23. Now that Goodreads shall be purchased by Amazon, I wonder if the things we go to Goodreads for will disappear, or be improved? I know one person who has already deleted their Goodreads account. Privacy trumps seeing the comments and choices of other people.

  24. I was a school librarian in “days of yore”. Readers aged 12-15 used to look in the old fashioned library card to see who had read the book. If they liked someone named on the card they’d decide the book was worth reading. Was that a precurser to facebook likes?

  25. It’d be pretty gr8 if those producing e-books took the time to include a simple notation program. In that way, the sense of continuity, history, and discovery one encounters finding those little margin notes you discuss could be preserved.

    • This is a feature of the ebook reader (hardware or software), not the ebook itself, so there’s nothing BVC can do to provide this feature if the ebook reader vendor (Amazon, B&N, Kobo, or Apple) doesn’t. The good news is that I believe all of these ebook readers do include a notation feature, and you can even share notations with other readers. For example, in the Kindle FAQ (, look for information on Public Notes and Popular Highlights.

  26. M. Penny. I like your point. But what if..what if..these digitally raised kids upon finding a library would say instead…something like “Oh wow, you can hold these and turn pages and and and smell them and see who owned them and take them home and put them under your pillow’? Yeah, I doubt it too. It will take a much longer time for libraries to become a cult, in thing.
    When Millenniums can talk to thousands of people at one time with five messaging media open at one time, they are in a whole different realm than Ursula, Orion or we are.

    They remind me a little of the children in Childhood’s End.

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  28. Writer Arthur Koestler called that shelf-elf which places randomly useful content before our eyes, the “library angel.” By mining our existing preferences and prejudices to suggest what we like, what will re-enforce our confirmation bias into self-absorbed feedback loops which will become a divisive force in our culture just as Eli Pariser’s “Filter Bubbles” fragment our understanding of web content.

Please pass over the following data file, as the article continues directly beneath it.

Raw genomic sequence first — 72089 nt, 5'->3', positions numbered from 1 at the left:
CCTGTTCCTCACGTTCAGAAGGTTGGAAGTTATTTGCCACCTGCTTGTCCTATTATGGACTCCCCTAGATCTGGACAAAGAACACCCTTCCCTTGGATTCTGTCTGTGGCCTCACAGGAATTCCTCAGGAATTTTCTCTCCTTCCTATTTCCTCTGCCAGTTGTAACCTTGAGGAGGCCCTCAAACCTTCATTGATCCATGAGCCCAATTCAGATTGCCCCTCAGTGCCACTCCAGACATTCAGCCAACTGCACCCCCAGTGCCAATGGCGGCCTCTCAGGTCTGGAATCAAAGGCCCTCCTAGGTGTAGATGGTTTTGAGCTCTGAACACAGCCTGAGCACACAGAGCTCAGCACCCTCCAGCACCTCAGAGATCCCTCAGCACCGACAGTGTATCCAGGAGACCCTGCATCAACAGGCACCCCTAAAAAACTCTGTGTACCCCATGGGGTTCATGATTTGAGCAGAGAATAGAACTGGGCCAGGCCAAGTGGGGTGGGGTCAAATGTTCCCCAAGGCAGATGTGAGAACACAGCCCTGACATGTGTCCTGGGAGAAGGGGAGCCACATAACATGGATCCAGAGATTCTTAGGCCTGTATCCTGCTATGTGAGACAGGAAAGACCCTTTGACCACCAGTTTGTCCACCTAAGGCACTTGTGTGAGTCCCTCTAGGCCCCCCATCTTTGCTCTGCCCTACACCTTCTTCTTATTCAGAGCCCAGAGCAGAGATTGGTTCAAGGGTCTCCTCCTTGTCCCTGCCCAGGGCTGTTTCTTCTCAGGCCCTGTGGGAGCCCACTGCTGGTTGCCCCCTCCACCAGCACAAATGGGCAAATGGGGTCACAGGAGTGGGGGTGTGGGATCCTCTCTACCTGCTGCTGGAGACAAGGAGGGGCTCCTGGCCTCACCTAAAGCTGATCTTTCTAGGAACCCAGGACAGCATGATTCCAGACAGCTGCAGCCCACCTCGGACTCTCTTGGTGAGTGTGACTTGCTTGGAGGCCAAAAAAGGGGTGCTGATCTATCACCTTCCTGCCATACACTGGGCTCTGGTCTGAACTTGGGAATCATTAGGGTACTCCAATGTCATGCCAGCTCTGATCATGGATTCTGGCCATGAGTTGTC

The most important “thingness” that physical books give us is their relative immutability. Books are regularly mistranslated, edited, burned and misinterpreted to fit short-lived cultural and political whims. But even books that were banned two-thousand years ago, such as The Book of Judas, eventually find their way to the reader. If I read the same book as you or Mrs. Le Guin, there is a core coherence which comes from the mind of the author to each of us. There is an overlap to our common understanding of the book which transcends our short lives and cultural manias. I may understand a book differently from you based on my life experiences and the way my mind works, but it remains the same book, ready for another mind to understand it in the way the author meant.

    Not so with e-books. Just as Amazon, Netflix, Itunes and Google offer us content based on our biases, e-books will be edited to suit the preferences of their reader. Those easily offended will be offered alternative versions of “Absolutely Diary of a Part-Time Indian”, “Slaughterhouse-Five”, “Huckleberry Finn” and religious texts from those who aren’t. Censorship will no longer be a problem because all books will be censored either entirely or word by word. (I am working on a novel based around this concept, if Mrs. Le Guin doesn’t beat me to it!)